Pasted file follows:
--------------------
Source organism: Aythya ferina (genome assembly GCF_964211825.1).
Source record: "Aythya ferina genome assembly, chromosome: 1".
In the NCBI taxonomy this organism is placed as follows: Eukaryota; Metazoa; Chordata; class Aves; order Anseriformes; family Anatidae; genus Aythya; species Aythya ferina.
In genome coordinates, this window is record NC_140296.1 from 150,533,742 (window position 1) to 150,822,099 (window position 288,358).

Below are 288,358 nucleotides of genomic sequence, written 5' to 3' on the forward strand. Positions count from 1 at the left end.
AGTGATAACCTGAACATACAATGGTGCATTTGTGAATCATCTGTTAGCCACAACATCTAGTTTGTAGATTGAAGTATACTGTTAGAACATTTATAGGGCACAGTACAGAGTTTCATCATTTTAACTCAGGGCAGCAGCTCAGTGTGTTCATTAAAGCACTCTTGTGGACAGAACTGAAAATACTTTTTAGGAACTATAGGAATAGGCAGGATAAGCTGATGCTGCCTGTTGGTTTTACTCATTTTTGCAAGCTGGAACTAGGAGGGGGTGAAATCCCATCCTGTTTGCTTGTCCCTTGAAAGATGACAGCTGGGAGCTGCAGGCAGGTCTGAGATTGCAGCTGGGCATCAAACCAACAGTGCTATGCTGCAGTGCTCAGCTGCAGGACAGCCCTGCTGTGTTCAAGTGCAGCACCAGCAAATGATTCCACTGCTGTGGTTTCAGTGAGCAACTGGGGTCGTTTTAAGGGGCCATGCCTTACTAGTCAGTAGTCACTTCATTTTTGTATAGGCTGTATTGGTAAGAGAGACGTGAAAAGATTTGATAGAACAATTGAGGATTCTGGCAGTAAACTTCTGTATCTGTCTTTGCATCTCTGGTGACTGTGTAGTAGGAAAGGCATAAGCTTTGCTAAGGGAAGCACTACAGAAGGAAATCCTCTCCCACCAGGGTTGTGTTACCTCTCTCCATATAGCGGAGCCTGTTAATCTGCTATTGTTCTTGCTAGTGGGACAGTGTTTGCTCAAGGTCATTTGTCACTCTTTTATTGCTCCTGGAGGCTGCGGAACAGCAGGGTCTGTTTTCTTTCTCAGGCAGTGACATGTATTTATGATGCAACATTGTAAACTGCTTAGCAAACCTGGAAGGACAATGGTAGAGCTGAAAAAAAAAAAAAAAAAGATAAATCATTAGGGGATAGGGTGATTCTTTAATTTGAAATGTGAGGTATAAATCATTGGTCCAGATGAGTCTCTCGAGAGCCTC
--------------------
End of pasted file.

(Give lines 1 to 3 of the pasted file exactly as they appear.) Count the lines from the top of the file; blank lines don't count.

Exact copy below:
Source organism: Aythya ferina (genome assembly GCF_964211825.1).
Source record: "Aythya ferina genome assembly, chromosome: 1".
In the NCBI taxonomy this organism is placed as follows: Eukaryota; Metazoa; Chordata; class Aves; order Anseriformes; family Anatidae; genus Aythya; species Aythya ferina.